Oct 30 (Reuters) - U.S. insurers planning to sell 2015 Obamacare health plans expect at least 20 percent growth in customers and in some states anticipate more than doubling sign-ups.
In interviews with Reuters, half a dozen privately held and non-profit health insurers around the country say they are expecting this growth based on interest from potential customers they are hearing about through their call centers, sales forces and brokers.
With the start of enrollment barely two weeks away, their assessment is dramatically different from a year ago, when it was unclear how many Americans would apply for the brand new insurance and income-based subsidies offered under President Barack Obama’s healthcare law.
Despite crippling technology issues with the HealthCare.gov website, more than 7 million people signed up for Obamacare plans in 2014.
In Florida, Jason Alford, sales director at Health First Health Plans Inc, expects to more than double customers in Affordable Care Act compliant plans from the 4,400 it signed up this year.
“We’ve just talked to so many people in the market who for one of 5 or 6 different reasons didn’t enroll in 2014. We had many folks call this summer who really don’t understand the open enrollment period. They are calling in August to sign up for a plan because they think it’s all-year enrollment,” he explained.
When the three-month enrollment period opens on Nov. 15, it will be a critical juncture for insurers who need to build profitable businesses that can stand up as government financial supports to insurers who sell these plans decline in the next two years.
Aimed at extending health insurance to 25 million people, the law has been controversial for its cost to taxpayers and the changes it has spurred in coverage. Millions of individual plans were canceled for 2014 and some employers stopped insuring part-time workers.
Support for the law tends to fall along political lines and has waned overall, polls say. Public support fell to 40 percent in 2014, from 44 percent in 2012 and 42 percent in 2010, Harvard researchers said this week.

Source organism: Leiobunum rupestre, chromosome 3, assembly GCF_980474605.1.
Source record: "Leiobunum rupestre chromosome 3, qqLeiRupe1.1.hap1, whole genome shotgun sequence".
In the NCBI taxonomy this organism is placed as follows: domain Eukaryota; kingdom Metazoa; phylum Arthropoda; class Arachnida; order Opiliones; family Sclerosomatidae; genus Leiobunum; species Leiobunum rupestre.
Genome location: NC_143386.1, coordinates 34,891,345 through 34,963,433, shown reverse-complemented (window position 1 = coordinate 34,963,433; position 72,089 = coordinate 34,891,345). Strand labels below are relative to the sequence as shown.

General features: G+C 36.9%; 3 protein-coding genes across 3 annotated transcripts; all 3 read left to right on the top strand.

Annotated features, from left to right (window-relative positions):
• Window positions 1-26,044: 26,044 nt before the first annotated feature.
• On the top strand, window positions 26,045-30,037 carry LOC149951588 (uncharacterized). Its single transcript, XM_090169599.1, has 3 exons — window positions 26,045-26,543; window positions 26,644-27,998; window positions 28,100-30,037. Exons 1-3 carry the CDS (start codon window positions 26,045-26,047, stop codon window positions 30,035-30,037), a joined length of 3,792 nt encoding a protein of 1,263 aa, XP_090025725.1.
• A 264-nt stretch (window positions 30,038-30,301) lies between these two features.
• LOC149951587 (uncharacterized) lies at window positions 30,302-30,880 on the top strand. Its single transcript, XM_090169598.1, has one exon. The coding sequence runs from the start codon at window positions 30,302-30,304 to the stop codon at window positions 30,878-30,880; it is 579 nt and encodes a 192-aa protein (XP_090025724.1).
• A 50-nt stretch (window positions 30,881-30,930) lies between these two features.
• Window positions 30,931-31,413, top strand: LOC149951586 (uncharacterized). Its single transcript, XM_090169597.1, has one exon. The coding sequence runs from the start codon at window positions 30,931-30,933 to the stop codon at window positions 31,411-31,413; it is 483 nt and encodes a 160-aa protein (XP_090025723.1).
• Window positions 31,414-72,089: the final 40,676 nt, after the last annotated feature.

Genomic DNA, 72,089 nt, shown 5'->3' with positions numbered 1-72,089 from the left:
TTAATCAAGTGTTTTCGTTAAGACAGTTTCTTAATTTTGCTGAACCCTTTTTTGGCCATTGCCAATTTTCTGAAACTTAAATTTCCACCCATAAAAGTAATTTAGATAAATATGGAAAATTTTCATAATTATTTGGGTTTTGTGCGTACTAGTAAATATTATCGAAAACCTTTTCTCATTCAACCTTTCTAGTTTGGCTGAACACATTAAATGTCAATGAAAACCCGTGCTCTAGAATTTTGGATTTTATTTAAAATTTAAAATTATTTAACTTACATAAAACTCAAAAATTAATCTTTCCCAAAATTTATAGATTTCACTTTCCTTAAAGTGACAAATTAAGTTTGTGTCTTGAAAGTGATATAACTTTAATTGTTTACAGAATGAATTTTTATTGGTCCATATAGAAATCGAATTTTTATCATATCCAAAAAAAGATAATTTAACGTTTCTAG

The exchanges have become a big business for insurers like Aetna Inc and WellPoint Inc, who enrolled hundreds of thousands of new customers last year. UnitedHealth Group Inc, barely on the exchanges in 2014, will be in two dozen states. These insurers have not discussed 2015 forecasts.
There is political importance for Obama as well. The Congressional Budget Office expects 13 million people to buy exchange plans in 2015 and 24 million in 2016. If those numbers materialize, it will make it even more difficult for Republicans and other foes to uproot the embattled law.
Insurers would not say whether they agreed with CBO forecasts, but many interviewed by Reuters have doubled or tripled staffing to handle applicants. Some saw customer calls up 30 percent in October. Only those with qualifying events such as job loss can buy insurance outside the regular enrollment period.
In Pennsylvania, where Medicaid is being expanded, Independence Blue Cross hopes to add about 30,000 new customers to the 165,000 it signed up for 2014 plans.
“We’re thinking pretty positive. Last week we saw our call center activity increase 31 percent from a call volume standpoint versus the previous few weeks,” Brian Lobley, a senior vice president at Independence Blue Cross in Pennsylvania, said in an interview.
Lobley is seeing growth at a slower pace than CBO suggests because some customers may qualify for benefits under Medicaid when the state makes it available for more residents.
In Texas, one small insurer predicts growth of 15,000 to 40,000 more customers from the fewer than 500 it signed up last year.
Non-profit insurer Community Health Choice Inc in Houston priced premium rates too high and was mostly shut out in 2014, said Daisy Morales, vice president of marketing. This year, with more competitive premiums, it expects to win new customers by gaining market share and because of forecasts for growth in the state. The insurer foresees one million new sign-ups in Texas in addition to the more than 700,000 who enrolled in 2014.
“It’s not like we’re starting from scratch, like we were last year,” Morales said. (Reporting by Caroline Humer; additional reporting by David Morgan in Washington; editing by Gunna Dickson)